May 29, 2009

May 29, 2009

To: AAF Members
From: Clark Rector, Senior Vice President-Government Affairs
Re: Commercial Speech Threat – Action Needed

The week of June 1, the full Senate is expected to begin consideration of legislation that poses a serious threat to the First Amendment guarantee of freedom of commercial speech. S. 982 would grant the Food and Drug Administration regulatory authority over tobacco products, including advertising.

The bill would take authority over tobacco advertising from the Federal Trade Commission and grant it to the Food and Drug Administration. The AAF believes that advertising authority should remain with the FTC, the agency with the most experience and expertise in the regulation of consumer advertising. It is ironic that members of Congress who would grant the FDA this new authority—and many others—over tobacco have been critical in other instances of the agency’s alleged inaction.

The bill would also direct the secretary of Health and Human Services to publish an interim rule enacting a number of unprecedented advertising restrictions including:

• banning all outdoor advertising for tobacco products within 1,000 feet of any elementary or secondary school or playground, and
• requiring all tobacco advertising to be black text on a white background, except in magazines, newspapers or periodicals with adult readership of 85 percent or more or fewer than two million readers under the age of 18.

Legal scholars at both ends of the political spectrum agree that the advertising restrictions would violate the First Amendment’s guarantee of free speech. In fact, the U.S. Supreme Court has already ruled in Lorillard v. Massachusetts (2002) that a Massachusetts tobacco regulation that was virtually identical to parts of the proposed advertising restrictions was unconstitutional.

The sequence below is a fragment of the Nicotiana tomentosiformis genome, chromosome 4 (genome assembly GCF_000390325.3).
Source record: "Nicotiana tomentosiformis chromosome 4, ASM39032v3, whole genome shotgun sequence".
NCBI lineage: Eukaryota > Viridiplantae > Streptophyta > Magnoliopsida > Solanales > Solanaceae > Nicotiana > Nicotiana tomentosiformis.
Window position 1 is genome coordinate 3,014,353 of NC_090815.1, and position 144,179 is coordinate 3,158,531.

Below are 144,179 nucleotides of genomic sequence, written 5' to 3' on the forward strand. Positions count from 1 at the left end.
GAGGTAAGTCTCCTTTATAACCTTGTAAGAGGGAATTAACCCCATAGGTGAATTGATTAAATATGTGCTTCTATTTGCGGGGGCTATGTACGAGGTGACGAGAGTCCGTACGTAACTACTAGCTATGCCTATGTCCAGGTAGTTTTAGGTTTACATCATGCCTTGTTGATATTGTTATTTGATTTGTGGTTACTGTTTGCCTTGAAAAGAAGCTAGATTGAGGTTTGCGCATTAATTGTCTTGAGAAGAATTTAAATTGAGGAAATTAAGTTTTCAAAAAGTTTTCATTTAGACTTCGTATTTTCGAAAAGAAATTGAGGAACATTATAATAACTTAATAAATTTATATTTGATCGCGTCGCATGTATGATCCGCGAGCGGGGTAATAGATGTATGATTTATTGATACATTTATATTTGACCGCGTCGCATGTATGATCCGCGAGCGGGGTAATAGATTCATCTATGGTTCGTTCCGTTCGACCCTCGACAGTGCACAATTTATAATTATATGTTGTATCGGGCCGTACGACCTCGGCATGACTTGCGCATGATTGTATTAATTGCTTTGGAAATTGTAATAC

Senator Enzi is planning on introducing an amendment to require the Secretary of Health and Human Services to conduct a full, new and open rulemaking to implement the marketing provisions of the act. This would insure that all groups impacted by the rule are heard and that all legal and constitutional issues are fully considered.

It is very important that all members the Senate hear from their constituents that there are serious problems with S. 982. Please contact both of your Senators and ask them to support the Enzi amendment to require the rulemaking.

Senators can be reached through the Internet by going to the Senate Web site at You can search for your Senator by name or state.

We would appreciate it if you would let us know if you have contacted your Senator, and especially if you get a response. If you have any comments or questions, do not hesitate to contact me at (202) 898-0089 or